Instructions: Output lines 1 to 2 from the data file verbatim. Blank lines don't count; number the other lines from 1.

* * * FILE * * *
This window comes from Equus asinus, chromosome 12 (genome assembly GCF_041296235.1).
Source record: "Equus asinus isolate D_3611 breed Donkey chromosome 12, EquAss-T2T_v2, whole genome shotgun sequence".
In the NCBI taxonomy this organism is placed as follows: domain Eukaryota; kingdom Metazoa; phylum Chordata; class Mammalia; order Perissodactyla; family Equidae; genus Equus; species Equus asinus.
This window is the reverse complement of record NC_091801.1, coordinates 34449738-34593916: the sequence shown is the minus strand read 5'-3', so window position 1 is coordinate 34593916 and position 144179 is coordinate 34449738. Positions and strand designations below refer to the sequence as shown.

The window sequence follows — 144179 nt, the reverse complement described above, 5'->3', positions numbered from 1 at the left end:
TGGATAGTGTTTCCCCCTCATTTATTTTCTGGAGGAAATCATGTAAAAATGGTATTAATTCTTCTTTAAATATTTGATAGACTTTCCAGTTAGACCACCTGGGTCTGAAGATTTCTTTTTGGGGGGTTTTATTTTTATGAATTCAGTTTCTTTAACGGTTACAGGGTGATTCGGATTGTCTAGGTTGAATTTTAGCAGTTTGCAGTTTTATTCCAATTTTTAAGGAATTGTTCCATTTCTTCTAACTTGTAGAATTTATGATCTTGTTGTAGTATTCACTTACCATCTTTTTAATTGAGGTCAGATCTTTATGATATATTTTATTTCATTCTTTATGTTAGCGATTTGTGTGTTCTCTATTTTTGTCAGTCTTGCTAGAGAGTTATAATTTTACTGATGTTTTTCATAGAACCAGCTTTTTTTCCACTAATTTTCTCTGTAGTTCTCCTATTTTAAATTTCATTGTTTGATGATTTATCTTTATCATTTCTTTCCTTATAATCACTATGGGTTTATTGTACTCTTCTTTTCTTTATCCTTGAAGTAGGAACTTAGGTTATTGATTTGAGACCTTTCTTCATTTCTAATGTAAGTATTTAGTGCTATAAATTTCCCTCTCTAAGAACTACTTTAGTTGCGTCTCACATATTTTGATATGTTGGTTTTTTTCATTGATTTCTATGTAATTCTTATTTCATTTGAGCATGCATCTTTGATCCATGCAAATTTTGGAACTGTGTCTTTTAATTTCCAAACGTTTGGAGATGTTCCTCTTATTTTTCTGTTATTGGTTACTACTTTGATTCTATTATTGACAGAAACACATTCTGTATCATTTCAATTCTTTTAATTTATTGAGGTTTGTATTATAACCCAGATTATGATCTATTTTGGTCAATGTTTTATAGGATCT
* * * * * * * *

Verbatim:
This window comes from Equus asinus, chromosome 12 (genome assembly GCF_041296235.1).
Source record: "Equus asinus isolate D_3611 breed Donkey chromosome 12, EquAss-T2T_v2, whole genome shotgun sequence".